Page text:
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Thesis Statement On Death And Dying

First of all, you have my sympathy in losing your dad so young.

In this essay, please consider what your three body paragraphs will be about.  Will you be discussing three adversities which he faced such as not being able to handle a full dose of chemo so that he had to go more often?  Would one paragraph be about how he talked with the family about his death, allowing you to talk with him...

First of all, you have my sympathy in losing your dad so young.

In this essay, please consider what your three body paragraphs will be about.  Will you be discussing three adversities which he faced such as not being able to handle a full dose of chemo so that he had to go more often?  Would one paragraph be about how he talked with the family about his death, allowing you to talk with him about goodbyes or things you would miss having him not be there?  Would one paragraph be about the effect on the family of having a father with cancer or would you focus on only him?

Each of the questions I've included are to help you focus your essay so that your thesis statement contained in the introductory paragraph will introduce the reader to the three ideas you plan to discuss in your essay.  For example, your thesis statement could be something like, 'My father, the center of our family, was diagnosed with cancer which forced him to face the effects of chemo on his body, affected the rest of the family in positive or negative ways, and because he could face his death and discuss it, so also could the family talk with him about saying goodbye.' 

Just be sure that whatever you choose for your three body paragraphs, that the thesis statement introduces the reader to what you will discuss. Good luck on a difficult essay topic. 

Death, sample thesis statements


Your paper ought to be centered around giving support for a thesis. This thesis should be based on the material we've studied in the class, but the paper should not just be exposition of what the people we've studied have said, but should contain arguments for your own views that take as their starting point the arguments we've looked at in class.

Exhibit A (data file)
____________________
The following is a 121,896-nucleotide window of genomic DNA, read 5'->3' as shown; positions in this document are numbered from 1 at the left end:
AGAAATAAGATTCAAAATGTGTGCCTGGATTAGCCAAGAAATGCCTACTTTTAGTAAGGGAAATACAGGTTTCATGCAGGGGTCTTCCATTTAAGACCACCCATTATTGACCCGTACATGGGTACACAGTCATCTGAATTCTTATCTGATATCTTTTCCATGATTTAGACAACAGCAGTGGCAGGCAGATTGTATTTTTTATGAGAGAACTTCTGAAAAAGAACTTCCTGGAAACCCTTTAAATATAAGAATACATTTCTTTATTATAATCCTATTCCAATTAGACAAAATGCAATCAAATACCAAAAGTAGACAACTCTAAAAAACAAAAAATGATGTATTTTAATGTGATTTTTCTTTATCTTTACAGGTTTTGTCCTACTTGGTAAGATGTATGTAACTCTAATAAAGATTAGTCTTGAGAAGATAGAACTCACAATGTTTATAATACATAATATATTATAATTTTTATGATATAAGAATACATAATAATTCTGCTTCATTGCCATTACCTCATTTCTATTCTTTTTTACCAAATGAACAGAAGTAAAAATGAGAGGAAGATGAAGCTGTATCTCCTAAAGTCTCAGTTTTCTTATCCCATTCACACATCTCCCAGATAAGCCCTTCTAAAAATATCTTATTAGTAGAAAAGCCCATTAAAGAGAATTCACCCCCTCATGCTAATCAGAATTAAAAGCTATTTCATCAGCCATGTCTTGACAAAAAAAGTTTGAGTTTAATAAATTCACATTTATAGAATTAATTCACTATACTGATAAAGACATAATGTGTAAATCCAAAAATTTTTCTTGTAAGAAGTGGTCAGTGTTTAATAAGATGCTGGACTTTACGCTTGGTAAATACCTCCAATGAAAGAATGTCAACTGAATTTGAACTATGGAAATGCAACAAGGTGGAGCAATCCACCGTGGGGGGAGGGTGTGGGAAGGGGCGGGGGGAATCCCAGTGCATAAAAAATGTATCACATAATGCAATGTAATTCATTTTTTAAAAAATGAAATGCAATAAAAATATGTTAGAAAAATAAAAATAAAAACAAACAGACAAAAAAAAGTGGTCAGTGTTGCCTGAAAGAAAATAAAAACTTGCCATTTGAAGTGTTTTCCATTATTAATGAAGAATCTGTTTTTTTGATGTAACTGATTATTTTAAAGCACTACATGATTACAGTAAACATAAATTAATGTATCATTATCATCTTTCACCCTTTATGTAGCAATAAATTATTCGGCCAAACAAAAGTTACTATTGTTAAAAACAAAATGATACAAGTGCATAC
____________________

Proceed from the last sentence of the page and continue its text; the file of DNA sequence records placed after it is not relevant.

These are just samples; you may argue for one of these if you wish, but you aren't restricted to them. Another good place to look is in the list of reading response papers; they give a decent list of topics we've studied and suggestions about things you might want to argue about.


In this paper, I will argue that Locke's objections against the 'spiritual substance' view of personal identity fail.

In this paper, I will argue that Hume is right to suppose that we don't encounter a 'self' within our experiences, but that this doesn't give us good grounds for rejecting the 'self's existence.

In this paper, I will argue that we do have a sort of identity similar to the sort of identity that plants have across time, and that Locke was right (and Hume wrong) to count as a genuine identity, not mere similarity.

In this paper, I will argue that Butler's objections against Locke's memory criterion of personal identity succeed, and that parfit's attempt to answer those objections via 'q'memory' fail.

In this paper, I will argue that Rahula and Parfit are wrong that losing a beleif in the self would help make us less afraid of death.

In this paper, I will argue that the person who enters to teletransporter dies, and ought to be afraid of his death.

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